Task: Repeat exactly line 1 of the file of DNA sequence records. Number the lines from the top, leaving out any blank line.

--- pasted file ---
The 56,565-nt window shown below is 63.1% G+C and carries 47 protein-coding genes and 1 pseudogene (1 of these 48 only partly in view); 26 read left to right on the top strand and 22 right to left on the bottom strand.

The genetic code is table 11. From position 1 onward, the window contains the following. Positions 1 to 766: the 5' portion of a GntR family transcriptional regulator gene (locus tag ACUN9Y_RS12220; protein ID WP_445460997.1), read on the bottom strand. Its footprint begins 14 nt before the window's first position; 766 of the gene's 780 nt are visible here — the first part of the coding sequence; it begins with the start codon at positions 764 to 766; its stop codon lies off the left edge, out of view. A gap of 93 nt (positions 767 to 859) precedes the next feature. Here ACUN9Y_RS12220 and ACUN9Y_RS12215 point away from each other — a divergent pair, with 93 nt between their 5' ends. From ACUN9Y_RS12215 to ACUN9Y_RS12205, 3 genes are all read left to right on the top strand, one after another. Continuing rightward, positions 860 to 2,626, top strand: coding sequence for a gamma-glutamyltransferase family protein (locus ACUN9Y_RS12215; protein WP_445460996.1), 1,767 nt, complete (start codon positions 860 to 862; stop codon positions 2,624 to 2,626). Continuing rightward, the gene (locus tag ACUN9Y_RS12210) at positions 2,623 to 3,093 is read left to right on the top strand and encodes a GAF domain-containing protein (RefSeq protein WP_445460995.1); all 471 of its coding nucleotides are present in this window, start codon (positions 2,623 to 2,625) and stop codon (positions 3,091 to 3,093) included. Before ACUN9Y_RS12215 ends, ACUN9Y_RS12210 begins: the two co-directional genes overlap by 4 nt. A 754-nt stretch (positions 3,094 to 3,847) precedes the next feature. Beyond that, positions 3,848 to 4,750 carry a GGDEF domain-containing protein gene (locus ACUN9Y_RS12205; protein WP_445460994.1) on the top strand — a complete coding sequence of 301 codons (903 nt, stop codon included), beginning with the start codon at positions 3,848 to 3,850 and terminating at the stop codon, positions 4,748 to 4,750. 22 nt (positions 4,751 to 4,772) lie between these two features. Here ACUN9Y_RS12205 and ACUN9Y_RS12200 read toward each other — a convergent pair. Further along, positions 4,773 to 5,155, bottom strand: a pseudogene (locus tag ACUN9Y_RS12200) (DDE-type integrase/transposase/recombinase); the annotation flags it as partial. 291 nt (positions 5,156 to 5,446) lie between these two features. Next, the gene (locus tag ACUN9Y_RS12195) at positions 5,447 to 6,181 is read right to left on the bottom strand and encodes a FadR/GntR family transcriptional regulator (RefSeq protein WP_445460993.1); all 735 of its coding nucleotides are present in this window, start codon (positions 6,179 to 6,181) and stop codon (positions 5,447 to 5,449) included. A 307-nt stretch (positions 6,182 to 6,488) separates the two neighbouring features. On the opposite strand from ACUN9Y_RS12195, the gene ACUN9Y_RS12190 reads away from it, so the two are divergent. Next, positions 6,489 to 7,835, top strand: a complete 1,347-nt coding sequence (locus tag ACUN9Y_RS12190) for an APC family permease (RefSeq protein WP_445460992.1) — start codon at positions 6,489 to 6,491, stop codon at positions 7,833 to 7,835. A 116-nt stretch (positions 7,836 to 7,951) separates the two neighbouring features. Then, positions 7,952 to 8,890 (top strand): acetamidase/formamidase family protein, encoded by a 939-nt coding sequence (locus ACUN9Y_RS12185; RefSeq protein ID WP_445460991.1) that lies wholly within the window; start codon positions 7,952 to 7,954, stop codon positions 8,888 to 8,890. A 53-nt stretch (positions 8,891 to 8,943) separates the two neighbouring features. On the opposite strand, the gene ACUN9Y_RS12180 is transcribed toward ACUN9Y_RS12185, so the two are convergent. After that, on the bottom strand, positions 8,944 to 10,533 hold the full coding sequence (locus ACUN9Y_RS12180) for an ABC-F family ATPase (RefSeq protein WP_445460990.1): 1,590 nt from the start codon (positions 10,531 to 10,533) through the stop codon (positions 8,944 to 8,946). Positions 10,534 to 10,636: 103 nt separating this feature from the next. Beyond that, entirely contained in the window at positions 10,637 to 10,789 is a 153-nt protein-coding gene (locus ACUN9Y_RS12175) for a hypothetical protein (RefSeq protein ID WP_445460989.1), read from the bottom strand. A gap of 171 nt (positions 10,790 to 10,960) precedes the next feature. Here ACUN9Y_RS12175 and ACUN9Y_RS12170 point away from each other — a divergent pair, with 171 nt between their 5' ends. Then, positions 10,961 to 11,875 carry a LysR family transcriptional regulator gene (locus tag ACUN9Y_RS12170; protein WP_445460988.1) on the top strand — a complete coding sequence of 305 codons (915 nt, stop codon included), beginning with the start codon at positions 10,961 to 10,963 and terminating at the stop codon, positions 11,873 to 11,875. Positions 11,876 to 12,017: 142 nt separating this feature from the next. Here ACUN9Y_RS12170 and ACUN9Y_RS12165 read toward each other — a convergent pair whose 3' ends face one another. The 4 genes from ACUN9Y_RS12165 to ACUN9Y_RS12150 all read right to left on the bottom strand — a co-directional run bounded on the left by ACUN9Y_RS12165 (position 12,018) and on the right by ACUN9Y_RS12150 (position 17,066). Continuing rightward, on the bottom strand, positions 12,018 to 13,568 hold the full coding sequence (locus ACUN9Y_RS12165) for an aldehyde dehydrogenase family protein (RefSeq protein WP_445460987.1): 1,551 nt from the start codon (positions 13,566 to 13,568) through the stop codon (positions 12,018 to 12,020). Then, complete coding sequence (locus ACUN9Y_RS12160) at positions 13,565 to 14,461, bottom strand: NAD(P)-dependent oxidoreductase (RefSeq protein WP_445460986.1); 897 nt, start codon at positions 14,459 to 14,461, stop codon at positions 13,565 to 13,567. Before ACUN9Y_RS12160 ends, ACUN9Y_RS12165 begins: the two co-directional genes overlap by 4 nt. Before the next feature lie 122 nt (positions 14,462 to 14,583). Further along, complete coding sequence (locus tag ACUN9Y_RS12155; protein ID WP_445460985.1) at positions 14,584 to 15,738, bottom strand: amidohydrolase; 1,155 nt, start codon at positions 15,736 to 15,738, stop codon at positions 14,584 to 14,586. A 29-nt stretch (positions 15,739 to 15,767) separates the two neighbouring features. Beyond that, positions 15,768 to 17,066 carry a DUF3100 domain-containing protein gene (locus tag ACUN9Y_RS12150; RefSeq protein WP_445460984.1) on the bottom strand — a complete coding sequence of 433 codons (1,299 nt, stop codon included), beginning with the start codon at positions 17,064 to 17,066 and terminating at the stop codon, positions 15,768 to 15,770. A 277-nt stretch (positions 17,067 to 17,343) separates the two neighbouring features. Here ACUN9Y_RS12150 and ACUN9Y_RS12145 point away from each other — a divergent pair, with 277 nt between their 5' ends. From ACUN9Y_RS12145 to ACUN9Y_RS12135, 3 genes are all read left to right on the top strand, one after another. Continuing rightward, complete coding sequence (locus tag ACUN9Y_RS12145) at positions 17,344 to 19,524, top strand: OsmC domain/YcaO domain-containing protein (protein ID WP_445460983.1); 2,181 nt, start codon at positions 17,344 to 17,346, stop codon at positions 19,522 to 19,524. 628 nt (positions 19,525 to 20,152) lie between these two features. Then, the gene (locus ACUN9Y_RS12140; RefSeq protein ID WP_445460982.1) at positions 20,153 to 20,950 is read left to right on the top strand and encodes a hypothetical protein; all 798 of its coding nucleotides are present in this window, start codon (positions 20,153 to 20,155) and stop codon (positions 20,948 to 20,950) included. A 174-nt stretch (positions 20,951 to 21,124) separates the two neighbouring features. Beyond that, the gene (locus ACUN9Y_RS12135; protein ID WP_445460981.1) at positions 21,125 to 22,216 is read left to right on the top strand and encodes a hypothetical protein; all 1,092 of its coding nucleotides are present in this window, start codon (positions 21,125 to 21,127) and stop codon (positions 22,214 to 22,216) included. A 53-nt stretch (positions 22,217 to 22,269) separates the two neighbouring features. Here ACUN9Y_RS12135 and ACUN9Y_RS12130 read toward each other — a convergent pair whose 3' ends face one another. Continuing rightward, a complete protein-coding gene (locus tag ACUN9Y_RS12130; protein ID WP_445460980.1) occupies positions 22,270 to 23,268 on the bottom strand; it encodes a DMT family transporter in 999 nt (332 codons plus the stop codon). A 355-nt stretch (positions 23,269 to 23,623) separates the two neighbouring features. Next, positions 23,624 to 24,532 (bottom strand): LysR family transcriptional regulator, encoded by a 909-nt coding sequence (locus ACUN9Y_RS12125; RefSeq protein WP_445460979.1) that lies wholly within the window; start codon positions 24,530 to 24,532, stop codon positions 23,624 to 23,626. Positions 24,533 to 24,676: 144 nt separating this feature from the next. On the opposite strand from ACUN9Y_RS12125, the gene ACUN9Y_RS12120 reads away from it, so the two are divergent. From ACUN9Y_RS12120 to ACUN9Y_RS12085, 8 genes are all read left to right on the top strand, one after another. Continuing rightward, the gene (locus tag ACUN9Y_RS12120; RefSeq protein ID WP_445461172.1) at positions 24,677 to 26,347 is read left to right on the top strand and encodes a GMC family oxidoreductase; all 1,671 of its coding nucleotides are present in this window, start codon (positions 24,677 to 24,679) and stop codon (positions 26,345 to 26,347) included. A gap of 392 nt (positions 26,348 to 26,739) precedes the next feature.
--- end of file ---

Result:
The 56,565-nt window shown below is 63.1% G+C and carries 47 protein-coding genes and 1 pseudogene (1 of these 48 only partly in view); 26 read left to right on the top strand and 22 right to left on the bottom strand.